Internal evidence suggests that what seems to be the earliest of these pieces, about Henry Luce, was originally published in the late 1960s. The essay is fine as far as it goes in discussing the journalistic empire that brought forth Time, Fortune, Life, Sports Illustrated, People and other contributions to the general weal, but those magazines have changed enormously (or, in the case of Life, simply died except for occasional special issues) since Epstein’s piece first appeared, and no effort has been made to bring the essay up to date and take those changes into consideration. I am old enough to remember all too well Time in the glory years about which Epstein writes, and even to have done a number of book reviews for Sports Illustrated during the 1970s, but younger readers will be more puzzled than enlightened by the well-aimed darts that Epstein sticks into Time’s ghastly prose style and Luce’s preoccupation with what he liked to call “the American Century.”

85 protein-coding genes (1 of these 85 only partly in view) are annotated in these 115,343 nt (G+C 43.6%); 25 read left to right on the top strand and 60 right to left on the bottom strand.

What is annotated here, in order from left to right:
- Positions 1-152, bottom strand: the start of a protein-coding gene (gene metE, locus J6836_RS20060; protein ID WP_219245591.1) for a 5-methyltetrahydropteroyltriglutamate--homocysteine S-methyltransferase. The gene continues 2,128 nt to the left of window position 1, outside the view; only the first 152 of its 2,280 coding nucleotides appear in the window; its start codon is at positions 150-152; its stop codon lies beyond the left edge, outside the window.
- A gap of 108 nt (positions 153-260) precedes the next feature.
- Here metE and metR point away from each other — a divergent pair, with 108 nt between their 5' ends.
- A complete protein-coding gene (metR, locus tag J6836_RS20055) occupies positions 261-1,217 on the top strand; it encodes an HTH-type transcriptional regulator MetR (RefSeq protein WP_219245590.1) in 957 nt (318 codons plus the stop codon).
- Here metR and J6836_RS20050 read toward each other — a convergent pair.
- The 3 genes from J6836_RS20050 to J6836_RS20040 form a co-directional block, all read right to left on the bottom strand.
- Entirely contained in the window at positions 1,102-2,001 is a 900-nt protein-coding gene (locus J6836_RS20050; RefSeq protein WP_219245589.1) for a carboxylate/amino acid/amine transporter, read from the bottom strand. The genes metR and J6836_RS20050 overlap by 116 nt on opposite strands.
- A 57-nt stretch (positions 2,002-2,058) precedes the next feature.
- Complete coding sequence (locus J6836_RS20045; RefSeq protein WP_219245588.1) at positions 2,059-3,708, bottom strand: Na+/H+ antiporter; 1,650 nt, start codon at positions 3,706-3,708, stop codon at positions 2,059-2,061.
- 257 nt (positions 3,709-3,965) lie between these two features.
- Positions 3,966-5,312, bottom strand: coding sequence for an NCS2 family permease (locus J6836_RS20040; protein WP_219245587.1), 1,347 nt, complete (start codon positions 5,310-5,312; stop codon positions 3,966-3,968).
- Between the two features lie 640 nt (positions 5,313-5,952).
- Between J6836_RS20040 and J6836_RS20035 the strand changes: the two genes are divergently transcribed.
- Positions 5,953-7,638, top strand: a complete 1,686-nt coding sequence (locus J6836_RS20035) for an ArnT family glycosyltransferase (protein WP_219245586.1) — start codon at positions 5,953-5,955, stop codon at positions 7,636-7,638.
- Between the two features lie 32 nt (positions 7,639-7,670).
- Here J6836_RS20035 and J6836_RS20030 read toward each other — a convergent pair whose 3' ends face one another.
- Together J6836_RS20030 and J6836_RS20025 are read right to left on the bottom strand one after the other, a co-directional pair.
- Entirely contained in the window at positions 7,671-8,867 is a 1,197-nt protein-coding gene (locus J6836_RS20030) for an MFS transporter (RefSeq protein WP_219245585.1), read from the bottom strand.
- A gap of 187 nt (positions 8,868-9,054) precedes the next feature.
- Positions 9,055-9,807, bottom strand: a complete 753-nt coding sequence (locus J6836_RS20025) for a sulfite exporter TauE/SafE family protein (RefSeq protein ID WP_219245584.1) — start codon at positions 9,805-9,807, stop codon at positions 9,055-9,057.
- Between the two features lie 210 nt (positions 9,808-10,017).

‘Essays in Biography" by Joseph Epstein (Axios)

Epstein serves the reader (and himself) far better when he turns to subjects that have more staying power than does a journalist-editor-publisher who, no matter how famous and powerful during his lifetime, is now almost completely forgotten. Epstein’s remarkable capacity to fetch from his memory the exactly appropriate quotation is on view, for example, in a piece about Henry James and Henry Adams, contemporaries who had to acknowledge each other’s existence but fundamentally did not like each other. Adams’s wife, Clover, Epstein reminds us, “said of Henry James that, as a novelist, he ‘chews more than he bites off,’ ” which is literary sniping at its most deliciously malicious, while James “said of the Adamses that they preferred Washington to London because ‘they are, vulgarly speaking, “someone” here and . . . they are nothing’ in England.” In a piece about George Santayana (who is probably now forgotten outside university philosophy departments), Epstein lays low almost an entire breed:

“What is it about the study of philosophy that tends to make brilliant minds stupid when it comes down to what are known as actual cases? Consider Martin Heidegger, Bertrand Russell, Jean-Paul Sartre, and Ludwig Wittgenstein, the four great names in twentieth-century philosophy: the first was a Nazi, the second died certain that America was responsible for all the world’s evil, the third was a Stalinist long after any justification for being so could be adduced, and the fourth lived on the borders of madness most of his life. Contemplation of the lives of the philosophers is enough to drive one to the study of sociology.”